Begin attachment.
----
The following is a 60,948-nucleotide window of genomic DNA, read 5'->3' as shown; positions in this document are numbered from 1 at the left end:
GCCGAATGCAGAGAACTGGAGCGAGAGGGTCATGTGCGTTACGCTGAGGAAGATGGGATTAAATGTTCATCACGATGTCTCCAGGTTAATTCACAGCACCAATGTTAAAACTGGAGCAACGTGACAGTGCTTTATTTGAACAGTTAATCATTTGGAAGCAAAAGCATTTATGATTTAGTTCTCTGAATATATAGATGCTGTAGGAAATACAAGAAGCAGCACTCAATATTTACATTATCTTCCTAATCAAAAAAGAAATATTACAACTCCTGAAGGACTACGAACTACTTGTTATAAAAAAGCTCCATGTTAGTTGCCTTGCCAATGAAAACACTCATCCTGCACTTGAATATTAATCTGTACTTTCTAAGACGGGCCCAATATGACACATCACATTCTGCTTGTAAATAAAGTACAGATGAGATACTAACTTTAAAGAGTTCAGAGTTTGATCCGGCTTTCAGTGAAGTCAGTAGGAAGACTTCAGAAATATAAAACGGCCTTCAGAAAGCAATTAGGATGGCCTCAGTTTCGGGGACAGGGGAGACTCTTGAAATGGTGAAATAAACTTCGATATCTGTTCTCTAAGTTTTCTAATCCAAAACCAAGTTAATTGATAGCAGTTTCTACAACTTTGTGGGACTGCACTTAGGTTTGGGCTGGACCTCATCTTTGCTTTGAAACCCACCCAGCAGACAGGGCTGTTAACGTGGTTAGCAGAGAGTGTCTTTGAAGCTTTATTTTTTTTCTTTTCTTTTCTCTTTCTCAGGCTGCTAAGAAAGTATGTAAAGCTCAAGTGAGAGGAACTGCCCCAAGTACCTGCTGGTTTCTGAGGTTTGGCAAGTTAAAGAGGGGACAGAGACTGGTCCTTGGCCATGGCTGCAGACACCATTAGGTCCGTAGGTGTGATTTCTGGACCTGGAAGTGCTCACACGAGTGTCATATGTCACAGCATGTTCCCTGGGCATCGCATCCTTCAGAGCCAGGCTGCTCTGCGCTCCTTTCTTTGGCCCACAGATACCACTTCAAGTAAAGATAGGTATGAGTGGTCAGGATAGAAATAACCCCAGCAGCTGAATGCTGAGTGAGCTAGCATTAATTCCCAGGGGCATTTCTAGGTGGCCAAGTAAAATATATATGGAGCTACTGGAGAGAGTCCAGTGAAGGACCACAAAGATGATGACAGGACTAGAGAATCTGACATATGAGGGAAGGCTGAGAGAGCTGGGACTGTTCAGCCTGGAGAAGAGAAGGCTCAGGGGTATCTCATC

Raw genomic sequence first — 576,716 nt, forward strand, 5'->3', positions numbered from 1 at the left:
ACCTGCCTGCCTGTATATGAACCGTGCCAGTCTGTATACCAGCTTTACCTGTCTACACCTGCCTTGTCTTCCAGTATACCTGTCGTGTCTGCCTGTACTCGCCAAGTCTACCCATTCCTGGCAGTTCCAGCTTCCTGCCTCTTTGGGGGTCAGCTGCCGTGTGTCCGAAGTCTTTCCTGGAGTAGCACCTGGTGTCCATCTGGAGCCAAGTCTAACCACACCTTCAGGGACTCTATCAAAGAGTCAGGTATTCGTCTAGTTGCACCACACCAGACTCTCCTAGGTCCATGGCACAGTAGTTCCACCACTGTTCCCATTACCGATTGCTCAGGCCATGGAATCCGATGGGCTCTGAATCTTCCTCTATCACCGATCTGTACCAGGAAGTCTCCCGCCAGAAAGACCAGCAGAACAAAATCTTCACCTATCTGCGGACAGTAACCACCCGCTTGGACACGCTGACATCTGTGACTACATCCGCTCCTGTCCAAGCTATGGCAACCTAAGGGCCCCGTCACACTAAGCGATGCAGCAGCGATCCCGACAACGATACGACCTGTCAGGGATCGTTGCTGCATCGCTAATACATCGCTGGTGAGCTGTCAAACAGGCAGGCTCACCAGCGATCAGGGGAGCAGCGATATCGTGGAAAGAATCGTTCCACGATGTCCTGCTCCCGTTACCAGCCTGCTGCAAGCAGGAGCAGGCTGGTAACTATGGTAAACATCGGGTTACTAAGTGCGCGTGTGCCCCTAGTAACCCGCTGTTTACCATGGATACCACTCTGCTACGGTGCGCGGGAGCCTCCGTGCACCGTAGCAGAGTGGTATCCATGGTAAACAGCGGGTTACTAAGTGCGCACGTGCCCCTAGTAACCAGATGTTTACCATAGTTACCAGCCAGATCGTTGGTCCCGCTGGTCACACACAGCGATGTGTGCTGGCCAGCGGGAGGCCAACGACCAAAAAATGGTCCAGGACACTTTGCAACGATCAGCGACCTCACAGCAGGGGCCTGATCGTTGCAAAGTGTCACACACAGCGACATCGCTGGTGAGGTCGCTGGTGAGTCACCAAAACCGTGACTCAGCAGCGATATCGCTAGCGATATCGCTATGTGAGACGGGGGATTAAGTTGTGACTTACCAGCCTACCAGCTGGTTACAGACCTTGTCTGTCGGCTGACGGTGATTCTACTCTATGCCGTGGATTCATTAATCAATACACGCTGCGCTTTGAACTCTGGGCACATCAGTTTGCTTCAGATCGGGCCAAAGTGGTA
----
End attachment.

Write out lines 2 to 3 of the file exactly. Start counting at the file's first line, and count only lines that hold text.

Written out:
GCCGAATGCAGAGAACTGGAGCGAGAGGGTCATGTGCGTTACGCTGAGGAAGATGGGATTAAATGTTCATCACGATGTCTCCAGGTTAATTCACAGCACCAATGTTAAAACTGGAGCAACGTGACAGTGCTTTATTTGAACAGTTAATCATTTGGAAGCAAAAGCATTTATGATTTAGTTCTCTGAATATATAGATGCTGTAGGAAATACAAGAAGCAGCACTCAATATTTACATTATCTTCCTAATCAAAAAAGAAATATTACAACTCCTGAAGGACTACGAACTACTTGTTATAAAAAAGCTCCATGTTAGTTGCCTTGCCAATGAAAACACTCATCCTGCACTTGAATATTAATCTGTACTTTCTAAGACGGGCCCAATATGACACATCACATTCTGCTTGTAAATAAAGTACAGATGAGATACTAACTTTAAAGAGTTCAGAGTTTGATCCGGCTTTCAGTGAAGTCAGTAGGAAGACTTCAGAAATATAAAACGGCCTTCAGAAAGCAATTAGGATGGCCTCAGTTTCGGGGACAGGGGAGACTCTTGAAATGGTGAAATAAACTTCGATATCTGTTCTCTAAGTTTTCTAATCCAAAACCAAGTTAATTGATAGCAGTTTCTACAACTTTGTGGGACTGCACTTAGGTTTGGGCTGGACCTCATCTTTGCTTTGAAACCCACCCAGCAGACAGGGCTGTTAACGTGGTTAGCAGAGAGTGTCTTTGAAGCTTTATTTTTTTTCTTTTCTTTTCTCTTTCTCAGGCTGCTAAGAAAGTATGTAAAGCTCAAGTGAGAGGAACTGCCCCAAGTACCTGCTGGTTTCTGAGGTTTGGCAAGTTAAAGAGGGGACAGAGACTGGTCCTTGGCCATGGCTGCAGACACCATTAGGTCCGTAGGTGTGATTTCTGGACCTGGAAGTGCTCACACGAGTGTCATATGTCACAGCATGTTCCCTGGGCATCGCATCCTTCAGAGCCAGGCTGCTCTGCGCTCCTTTCTTTGGCCCACAGATACCACTTCAAGTAAAGATAGGTATGAGTGGTCAGGATAGAAATAACCCCAGCAGCTGAATGCTGAGTGAGCTAGCATTAATTCCCAGGGGCATTTCTAGGTGGCCAAGTAAAATATATATGGAGCTACTGGAGAGAGTCCAGTGAAGGACCACAAAGATGATGACAGGACTAGAGAATCTGACATATGAGGGAAGGCTGAGAGAGCTGGGACTGTTCAGCCTGGAGAAGAGAAGGCTCAGGGGTATCTCATC

Raw genomic sequence first — 576,716 nt, forward strand, 5'->3', positions numbered from 1 at the left: